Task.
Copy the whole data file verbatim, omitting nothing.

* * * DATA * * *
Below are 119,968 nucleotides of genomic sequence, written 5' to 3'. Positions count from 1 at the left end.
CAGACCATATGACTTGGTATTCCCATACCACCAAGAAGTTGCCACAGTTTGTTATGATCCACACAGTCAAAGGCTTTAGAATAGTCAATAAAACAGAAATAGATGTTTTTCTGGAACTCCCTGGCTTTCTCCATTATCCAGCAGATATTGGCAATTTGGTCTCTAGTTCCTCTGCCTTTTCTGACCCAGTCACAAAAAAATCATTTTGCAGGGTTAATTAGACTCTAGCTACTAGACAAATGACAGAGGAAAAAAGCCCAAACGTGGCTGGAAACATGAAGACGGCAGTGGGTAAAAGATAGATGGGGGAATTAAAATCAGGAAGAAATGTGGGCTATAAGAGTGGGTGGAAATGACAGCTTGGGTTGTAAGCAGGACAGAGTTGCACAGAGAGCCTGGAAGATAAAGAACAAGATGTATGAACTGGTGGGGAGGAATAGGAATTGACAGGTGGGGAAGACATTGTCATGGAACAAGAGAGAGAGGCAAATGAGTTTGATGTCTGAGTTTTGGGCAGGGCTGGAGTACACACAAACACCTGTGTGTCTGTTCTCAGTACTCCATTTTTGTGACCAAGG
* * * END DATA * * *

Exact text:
Below are 119,968 nucleotides of genomic sequence, written 5' to 3'. Positions count from 1 at the left end.
CAGACCATATGACTTGGTATTCCCATACCACCAAGAAGTTGCCACAGTTTGTTATGATCCACACAGTCAAAGGCTTTAGAATAGTCAATAAAACAGAAATAGATGTTTTTCTGGAACTCCCTGGCTTTCTCCATTATCCAGCAGATATTGGCAATTTGGTCTCTAGTTCCTCTGCCTTTTCTGACCCAGTCACAAAAAAATCATTTTGCAGGGTTAATTAGACTCTAGCTACTAGACAAATGACAGAGGAAAAAAGCCCAAACGTGGCTGGAAACATGAAGACGGCAGTGGGTAAAAGATAGATGGGGGAATTAAAATCAGGAAGAAATGTGGGCTATAAGAGTGGGTGGAAATGACAGCTTGGGTTGTAAGCAGGACAGAGTTGCACAGAGAGCCTGGAAGATAAAGAACAAGATGTATGAACTGGTGGGGAGGAATAGGAATTGACAGGTGGGGAAGACATTGTCATGGAACAAGAGAGAGAGGCAAATGAGTTTGATGTCTGAGTTTTGGGCAGGGCTGGAGTACACACAAACACCTGTGTGTCTGTTCTCAGTACTCCATTTTTGTGACCAAGG